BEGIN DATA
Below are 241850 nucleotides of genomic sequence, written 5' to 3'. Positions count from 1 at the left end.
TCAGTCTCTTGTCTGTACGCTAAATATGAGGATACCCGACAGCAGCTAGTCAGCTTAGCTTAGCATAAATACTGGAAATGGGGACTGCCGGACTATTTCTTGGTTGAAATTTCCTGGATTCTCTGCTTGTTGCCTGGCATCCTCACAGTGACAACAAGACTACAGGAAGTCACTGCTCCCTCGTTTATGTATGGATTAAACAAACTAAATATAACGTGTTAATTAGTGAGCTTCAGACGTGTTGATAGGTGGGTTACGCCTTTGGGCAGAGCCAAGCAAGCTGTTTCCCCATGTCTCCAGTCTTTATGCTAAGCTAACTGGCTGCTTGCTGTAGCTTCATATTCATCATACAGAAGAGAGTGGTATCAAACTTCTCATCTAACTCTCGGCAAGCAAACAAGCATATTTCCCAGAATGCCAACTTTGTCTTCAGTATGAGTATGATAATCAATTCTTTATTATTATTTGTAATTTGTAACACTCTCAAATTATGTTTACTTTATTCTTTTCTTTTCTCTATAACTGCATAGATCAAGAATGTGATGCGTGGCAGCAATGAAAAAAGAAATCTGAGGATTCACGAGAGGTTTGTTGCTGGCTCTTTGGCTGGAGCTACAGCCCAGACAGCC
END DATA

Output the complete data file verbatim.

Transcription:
Below are 241850 nucleotides of genomic sequence, written 5' to 3'. Positions count from 1 at the left end.
TCAGTCTCTTGTCTGTACGCTAAATATGAGGATACCCGACAGCAGCTAGTCAGCTTAGCTTAGCATAAATACTGGAAATGGGGACTGCCGGACTATTTCTTGGTTGAAATTTCCTGGATTCTCTGCTTGTTGCCTGGCATCCTCACAGTGACAACAAGACTACAGGAAGTCACTGCTCCCTCGTTTATGTATGGATTAAACAAACTAAATATAACGTGTTAATTAGTGAGCTTCAGACGTGTTGATAGGTGGGTTACGCCTTTGGGCAGAGCCAAGCAAGCTGTTTCCCCATGTCTCCAGTCTTTATGCTAAGCTAACTGGCTGCTTGCTGTAGCTTCATATTCATCATACAGAAGAGAGTGGTATCAAACTTCTCATCTAACTCTCGGCAAGCAAACAAGCATATTTCCCAGAATGCCAACTTTGTCTTCAGTATGAGTATGATAATCAATTCTTTATTATTATTTGTAATTTGTAACACTCTCAAATTATGTTTACTTTATTCTTTTCTTTTCTCTATAACTGCATAGATCAAGAATGTGATGCGTGGCAGCAATGAAAAAAGAAATCTGAGGATTCACGAGAGGTTTGTTGCTGGCTCTTTGGCTGGAGCTACAGCCCAGACAGCC